PALM BEACH COUNTY, Fla. — It was one of the busiest weekends at Palm Beach International Airport. Many folks were flying in and out Sunday to visit families for the holidays. Fears of an omicron surge were not stopping people from leaving home.
“I am not really scared because I had the vaccine and everything so hopefully that works,” said traveler Crystal Green.
There were long lines at the TSA. According to AAA, with vaccines widely available– conditions are much different compared to this time last year and many people feel more comfortable to travel.
Sean Kirkendall was at PBIA traveling to Atlanta. He said he has not gotten COVID and had at least one shot against it. But says it is a different story for his loved ones.
“A bunch of my family has been getting it. It is kind of weird because everyone I know is getting it right now,” said Kirkendall. “I haven’t gotten it luckily, that is why we are traveling. Hopefully I don’t get it.”
It is a busy day at the airport as people are coming and going trying to get to their destinations for the Holidays amid the #Omicron varient. Some passengers told me they are not concerned bc they’re inoculated. @WPTV @FOX29WFLX pic.twitter.com/a7u42zGzqR— JOSH NAVARRO (@JoshNavarroTV) December 19, 2021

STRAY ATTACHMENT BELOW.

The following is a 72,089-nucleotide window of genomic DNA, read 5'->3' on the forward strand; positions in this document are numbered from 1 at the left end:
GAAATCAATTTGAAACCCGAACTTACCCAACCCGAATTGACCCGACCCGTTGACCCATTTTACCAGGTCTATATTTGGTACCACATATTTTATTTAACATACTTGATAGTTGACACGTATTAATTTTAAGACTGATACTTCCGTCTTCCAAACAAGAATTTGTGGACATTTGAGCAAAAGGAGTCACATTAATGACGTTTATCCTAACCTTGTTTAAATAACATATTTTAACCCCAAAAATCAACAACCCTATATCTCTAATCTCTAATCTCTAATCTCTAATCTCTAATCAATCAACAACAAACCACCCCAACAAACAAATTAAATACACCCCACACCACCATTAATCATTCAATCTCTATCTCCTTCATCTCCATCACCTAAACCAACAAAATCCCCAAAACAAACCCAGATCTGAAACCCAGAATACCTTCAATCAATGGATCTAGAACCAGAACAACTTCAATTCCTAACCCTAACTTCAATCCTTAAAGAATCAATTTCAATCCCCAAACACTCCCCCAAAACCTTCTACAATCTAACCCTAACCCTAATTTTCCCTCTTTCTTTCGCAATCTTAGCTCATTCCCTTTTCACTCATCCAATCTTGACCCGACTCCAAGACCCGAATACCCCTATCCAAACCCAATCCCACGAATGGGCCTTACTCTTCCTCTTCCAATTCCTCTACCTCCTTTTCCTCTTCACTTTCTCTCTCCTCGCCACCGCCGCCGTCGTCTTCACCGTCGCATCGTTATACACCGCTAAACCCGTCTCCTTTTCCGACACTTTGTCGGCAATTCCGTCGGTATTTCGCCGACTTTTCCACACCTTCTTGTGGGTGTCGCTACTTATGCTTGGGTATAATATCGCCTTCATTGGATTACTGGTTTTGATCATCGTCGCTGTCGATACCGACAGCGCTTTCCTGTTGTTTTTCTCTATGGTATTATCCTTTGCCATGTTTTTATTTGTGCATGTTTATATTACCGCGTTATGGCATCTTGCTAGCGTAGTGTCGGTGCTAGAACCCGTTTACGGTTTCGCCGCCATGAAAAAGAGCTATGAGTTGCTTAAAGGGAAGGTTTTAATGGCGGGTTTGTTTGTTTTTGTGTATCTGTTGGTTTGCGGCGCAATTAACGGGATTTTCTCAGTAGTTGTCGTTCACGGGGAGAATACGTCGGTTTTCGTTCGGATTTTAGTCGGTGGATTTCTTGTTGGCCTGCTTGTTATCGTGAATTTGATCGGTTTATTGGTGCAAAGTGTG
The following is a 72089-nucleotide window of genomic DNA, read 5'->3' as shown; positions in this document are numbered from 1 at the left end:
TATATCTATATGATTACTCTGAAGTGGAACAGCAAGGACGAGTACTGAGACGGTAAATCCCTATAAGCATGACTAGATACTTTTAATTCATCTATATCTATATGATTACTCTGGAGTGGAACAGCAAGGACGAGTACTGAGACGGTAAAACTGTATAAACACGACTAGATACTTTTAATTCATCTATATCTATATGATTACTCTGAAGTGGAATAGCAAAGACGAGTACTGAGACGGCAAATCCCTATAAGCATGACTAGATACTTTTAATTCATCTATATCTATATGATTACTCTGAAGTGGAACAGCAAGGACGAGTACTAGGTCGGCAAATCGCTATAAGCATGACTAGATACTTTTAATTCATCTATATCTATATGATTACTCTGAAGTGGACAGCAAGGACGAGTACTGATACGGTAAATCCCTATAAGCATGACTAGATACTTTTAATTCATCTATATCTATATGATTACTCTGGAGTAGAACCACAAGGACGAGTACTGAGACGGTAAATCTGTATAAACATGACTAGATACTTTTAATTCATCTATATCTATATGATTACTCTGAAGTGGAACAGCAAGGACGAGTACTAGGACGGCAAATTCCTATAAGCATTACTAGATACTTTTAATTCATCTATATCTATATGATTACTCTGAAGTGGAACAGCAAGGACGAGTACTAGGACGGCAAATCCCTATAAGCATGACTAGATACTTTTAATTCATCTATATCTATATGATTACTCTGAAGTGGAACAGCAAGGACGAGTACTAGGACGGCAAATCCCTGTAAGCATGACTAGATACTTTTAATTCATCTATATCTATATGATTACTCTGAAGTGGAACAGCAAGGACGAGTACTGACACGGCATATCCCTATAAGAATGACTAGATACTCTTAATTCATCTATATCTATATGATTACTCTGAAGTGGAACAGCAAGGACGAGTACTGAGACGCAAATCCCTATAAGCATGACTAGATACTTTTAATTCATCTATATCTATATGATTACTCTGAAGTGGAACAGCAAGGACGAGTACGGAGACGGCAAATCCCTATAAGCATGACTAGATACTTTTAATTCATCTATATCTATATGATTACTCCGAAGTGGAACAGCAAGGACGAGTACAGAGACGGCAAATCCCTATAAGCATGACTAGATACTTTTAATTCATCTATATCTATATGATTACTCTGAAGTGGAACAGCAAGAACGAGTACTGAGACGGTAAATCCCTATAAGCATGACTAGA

However, with the record number of travelers there are concerns there could be another wave of Covid cases.
“We’ve seen that elsewhere in the US. We know that is doing that in Florida and undoubtedly the cases will start going up in Palm Beach County,” said Dr. Kitonga Kiminyo, infectious disease specialist & the chairman of T. Leroy Jefferson Medical Society’s Covid-19 Taskforce.
There were long lines Sunday at the South County Civic Center in Delray Beach to get a COVID-19 test.
“We need to continue getting tested. It's going to be important to know if Omicron is increasing in Palm Beach County and that’s the only way to know,” Kiminyo said.
To help control the spread, medical experts are advocating people to get tested and boosted.
“If you’re vaccinated, the chances of you getting severely ill, getting hospitalized or even dying from this latest variant is a lot less,” Kiminyo said.